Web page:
Action: Raise awareness amongst the public (general)
Key messagesRead our guidance on Key messages before continuing
- One study evaluated the effects of interventions to raise general public awareness about peatlands on knowledge, behaviour, peatland habitats or peatland vegetation. The study reported effects on unspecified peatlands.
- Behaviour change (1 study): One before-and-after study in the UK reported that following awareness-raising activities, the percentage of the public buying peat-free compost increased.
The public could be educated about the importance of peatlands, threats they face and what can be done to protect them. Messages could be conveyed through information boards, talks, art projects, adverts, leaflets, celebrity endorsements and social media.
This section considers the effectiveness of awareness-raising about peatlands in general (e.g. their biodiversity and value for humans) and education about simple actions to prevent damage to peatlands (such as using peat-free compost and avoiding products containing palm oil) which might develop markets for sustainably produced peatland products.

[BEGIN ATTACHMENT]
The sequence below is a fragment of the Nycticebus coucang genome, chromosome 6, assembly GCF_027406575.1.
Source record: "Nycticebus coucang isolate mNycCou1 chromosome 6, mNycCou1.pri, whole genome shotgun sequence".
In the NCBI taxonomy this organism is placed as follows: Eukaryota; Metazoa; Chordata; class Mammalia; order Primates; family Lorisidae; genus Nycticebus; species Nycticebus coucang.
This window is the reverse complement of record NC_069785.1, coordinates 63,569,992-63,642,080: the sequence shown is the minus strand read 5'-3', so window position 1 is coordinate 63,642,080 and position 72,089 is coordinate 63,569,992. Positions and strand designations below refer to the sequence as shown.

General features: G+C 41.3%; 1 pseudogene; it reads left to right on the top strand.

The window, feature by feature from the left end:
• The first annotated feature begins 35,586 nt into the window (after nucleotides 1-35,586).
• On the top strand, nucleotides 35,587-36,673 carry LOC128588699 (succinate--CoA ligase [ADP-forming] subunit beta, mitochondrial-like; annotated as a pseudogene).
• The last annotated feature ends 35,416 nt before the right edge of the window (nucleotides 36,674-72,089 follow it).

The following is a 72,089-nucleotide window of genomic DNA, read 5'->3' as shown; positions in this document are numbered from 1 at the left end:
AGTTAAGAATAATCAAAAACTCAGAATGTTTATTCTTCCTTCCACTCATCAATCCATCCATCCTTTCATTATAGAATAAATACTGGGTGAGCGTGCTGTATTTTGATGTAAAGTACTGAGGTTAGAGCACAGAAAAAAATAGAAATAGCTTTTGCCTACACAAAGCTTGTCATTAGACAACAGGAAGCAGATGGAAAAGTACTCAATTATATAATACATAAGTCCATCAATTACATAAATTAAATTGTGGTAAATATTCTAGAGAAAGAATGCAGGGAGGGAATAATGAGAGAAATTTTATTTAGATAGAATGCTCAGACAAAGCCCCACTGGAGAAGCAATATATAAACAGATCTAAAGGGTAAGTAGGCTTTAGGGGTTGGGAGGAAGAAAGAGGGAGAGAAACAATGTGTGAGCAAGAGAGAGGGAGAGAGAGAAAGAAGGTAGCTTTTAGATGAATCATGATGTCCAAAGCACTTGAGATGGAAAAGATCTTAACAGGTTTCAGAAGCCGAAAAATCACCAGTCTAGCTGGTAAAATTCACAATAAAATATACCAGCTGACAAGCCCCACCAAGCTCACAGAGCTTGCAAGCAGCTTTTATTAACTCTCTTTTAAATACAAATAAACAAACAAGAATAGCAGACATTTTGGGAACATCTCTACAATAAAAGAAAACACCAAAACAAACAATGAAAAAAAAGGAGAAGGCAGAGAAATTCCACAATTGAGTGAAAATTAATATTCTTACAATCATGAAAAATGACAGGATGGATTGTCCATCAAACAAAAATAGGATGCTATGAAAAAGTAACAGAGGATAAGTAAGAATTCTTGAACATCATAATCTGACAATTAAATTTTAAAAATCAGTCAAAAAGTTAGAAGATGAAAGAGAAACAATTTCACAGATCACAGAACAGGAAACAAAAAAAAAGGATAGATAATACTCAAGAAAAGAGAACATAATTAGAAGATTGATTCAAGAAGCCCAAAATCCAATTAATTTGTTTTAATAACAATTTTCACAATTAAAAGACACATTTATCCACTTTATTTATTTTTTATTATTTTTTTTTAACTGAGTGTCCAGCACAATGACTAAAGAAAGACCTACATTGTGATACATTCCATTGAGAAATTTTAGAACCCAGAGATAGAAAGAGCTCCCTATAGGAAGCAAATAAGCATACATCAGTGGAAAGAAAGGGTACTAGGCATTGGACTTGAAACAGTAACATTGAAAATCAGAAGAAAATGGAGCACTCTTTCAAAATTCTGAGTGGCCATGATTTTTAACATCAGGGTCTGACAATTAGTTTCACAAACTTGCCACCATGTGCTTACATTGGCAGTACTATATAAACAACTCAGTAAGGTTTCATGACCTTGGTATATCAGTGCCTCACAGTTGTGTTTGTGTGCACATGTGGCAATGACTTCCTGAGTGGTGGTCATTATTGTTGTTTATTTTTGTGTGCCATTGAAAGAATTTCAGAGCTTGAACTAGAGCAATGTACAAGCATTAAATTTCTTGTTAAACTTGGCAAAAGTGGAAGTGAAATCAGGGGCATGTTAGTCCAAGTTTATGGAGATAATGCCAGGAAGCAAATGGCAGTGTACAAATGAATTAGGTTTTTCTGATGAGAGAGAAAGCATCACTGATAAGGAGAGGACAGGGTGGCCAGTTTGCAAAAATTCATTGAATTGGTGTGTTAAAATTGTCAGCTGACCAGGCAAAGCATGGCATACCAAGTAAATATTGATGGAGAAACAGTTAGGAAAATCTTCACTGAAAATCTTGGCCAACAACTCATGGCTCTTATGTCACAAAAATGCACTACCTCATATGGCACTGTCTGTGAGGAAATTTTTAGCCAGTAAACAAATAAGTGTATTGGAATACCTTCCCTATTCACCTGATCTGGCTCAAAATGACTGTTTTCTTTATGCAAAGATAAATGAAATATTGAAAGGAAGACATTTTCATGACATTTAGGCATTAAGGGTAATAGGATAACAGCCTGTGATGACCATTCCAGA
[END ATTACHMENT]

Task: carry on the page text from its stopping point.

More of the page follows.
Key peatland types for which this action may be appropriate: bogs, fens/fen meadows, tropical peat swamps.
Supporting evidence from individual studies
A before-and-after study in 1990–2007 in the UK (Alexander et al. 2008) reported that following multiple public awareness campaigns about peat in compost, the proportion of people buying peat free compost increased. These results were not tested for statistical significance. In 2007, 35% of people surveyed had purchased peat free compost, compared to 0% before campaigning in 1990. In 2007, 60% of people surveyed were aware of peat free composts and 47% said that it was very or fairly important that their compost is peat free (no data reported for 1990). The 2007 survey, of 1,811 people, was carried out by a UK do-it-yourself retailer. The study does not report the source of the 1990 data. Awareness-raising was carried out by the Peatlands Campaign Consortium, a group of 10 UK conservation organizations aiming to protect peatlands and increase public awareness of their value and degradation. Specific activities included publishing reports and leaflets, organizing seminars, establishing a National Bog Day and placing education volunteers in garden centres.